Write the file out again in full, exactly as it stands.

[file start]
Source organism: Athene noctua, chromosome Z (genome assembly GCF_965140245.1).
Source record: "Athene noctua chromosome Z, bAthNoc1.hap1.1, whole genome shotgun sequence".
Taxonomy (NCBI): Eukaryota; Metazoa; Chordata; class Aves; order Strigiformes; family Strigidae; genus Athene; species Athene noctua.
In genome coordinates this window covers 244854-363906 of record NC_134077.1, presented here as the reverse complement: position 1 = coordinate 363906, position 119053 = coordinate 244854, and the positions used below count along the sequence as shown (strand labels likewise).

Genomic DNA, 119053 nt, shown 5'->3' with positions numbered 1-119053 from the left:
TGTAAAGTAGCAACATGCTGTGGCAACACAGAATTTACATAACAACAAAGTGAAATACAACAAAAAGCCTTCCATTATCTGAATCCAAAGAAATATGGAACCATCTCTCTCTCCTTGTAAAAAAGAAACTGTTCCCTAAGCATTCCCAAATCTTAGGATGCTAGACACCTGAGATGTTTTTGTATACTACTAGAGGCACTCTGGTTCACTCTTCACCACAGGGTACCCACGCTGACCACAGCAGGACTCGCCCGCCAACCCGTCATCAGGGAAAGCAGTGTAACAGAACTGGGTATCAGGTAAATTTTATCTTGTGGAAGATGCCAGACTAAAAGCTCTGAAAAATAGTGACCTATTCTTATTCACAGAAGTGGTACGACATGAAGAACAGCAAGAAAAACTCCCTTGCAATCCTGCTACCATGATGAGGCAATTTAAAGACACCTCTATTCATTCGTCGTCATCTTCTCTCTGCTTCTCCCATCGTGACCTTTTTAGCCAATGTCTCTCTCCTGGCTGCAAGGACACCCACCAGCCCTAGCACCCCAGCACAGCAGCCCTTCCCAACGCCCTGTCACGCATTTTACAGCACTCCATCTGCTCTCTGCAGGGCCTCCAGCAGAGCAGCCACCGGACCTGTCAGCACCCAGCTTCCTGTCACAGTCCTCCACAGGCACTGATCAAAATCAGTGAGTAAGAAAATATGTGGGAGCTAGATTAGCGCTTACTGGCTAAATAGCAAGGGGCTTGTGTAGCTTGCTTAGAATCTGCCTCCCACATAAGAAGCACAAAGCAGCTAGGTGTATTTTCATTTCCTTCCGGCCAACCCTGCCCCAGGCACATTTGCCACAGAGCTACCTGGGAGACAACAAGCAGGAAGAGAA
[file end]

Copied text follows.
Source organism: Athene noctua, chromosome Z (genome assembly GCF_965140245.1).
Source record: "Athene noctua chromosome Z, bAthNoc1.hap1.1, whole genome shotgun sequence".
Taxonomy (NCBI): Eukaryota; Metazoa; Chordata; class Aves; order Strigiformes; family Strigidae; genus Athene; species Athene noctua.
In genome coordinates this window covers 244854-363906 of record NC_134077.1, presented here as the reverse complement: position 1 = coordinate 363906, position 119053 = coordinate 244854, and the positions used below count along the sequence as shown (strand labels likewise).

Genomic DNA, 119053 nt, shown 5'->3' with positions numbered 1-119053 from the left:
TGTAAAGTAGCAACATGCTGTGGCAACACAGAATTTACATAACAACAAAGTGAAATACAACAAAAAGCCTTCCATTATCTGAATCCAAAGAAATATGGAACCATCTCTCTCTCCTTGTAAAAAAGAAACTGTTCCCTAAGCATTCCCAAATCTTAGGATGCTAGACACCTGAGATGTTTTTGTATACTACTAGAGGCACTCTGGTTCACTCTTCACCACAGGGTACCCACGCTGACCACAGCAGGACTCGCCCGCCAACCCGTCATCAGGGAAAGCAGTGTAACAGAACTGGGTATCAGGTAAATTTTATCTTGTGGAAGATGCCAGACTAAAAGCTCTGAAAAATAGTGACCTATTCTTATTCACAGAAGTGGTACGACATGAAGAACAGCAAGAAAAACTCCCTTGCAATCCTGCTACCATGATGAGGCAATTTAAAGACACCTCTATTCATTCGTCGTCATCTTCTCTCTGCTTCTCCCATCGTGACCTTTTTAGCCAATGTCTCTCTCCTGGCTGCAAGGACACCCACCAGCCCTAGCACCCCAGCACAGCAGCCCTTCCCAACGCCCTGTCACGCATTTTACAGCACTCCATCTGCTCTCTGCAGGGCCTCCAGCAGAGCAGCCACCGGACCTGTCAGCACCCAGCTTCCTGTCACAGTCCTCCACAGGCACTGATCAAAATCAGTGAGTAAGAAAATATGTGGGAGCTAGATTAGCGCTTACTGGCTAAATAGCAAGGGGCTTGTGTAGCTTGCTTAGAATCTGCCTCCCACATAAGAAGCACAAAGCAGCTAGGTGTATTTTCATTTCCTTCCGGCCAACCCTGCCCCAGGCACATTTGCCACAGAGCTACCTGGGAGACAACAAGCAGGAAGAGAA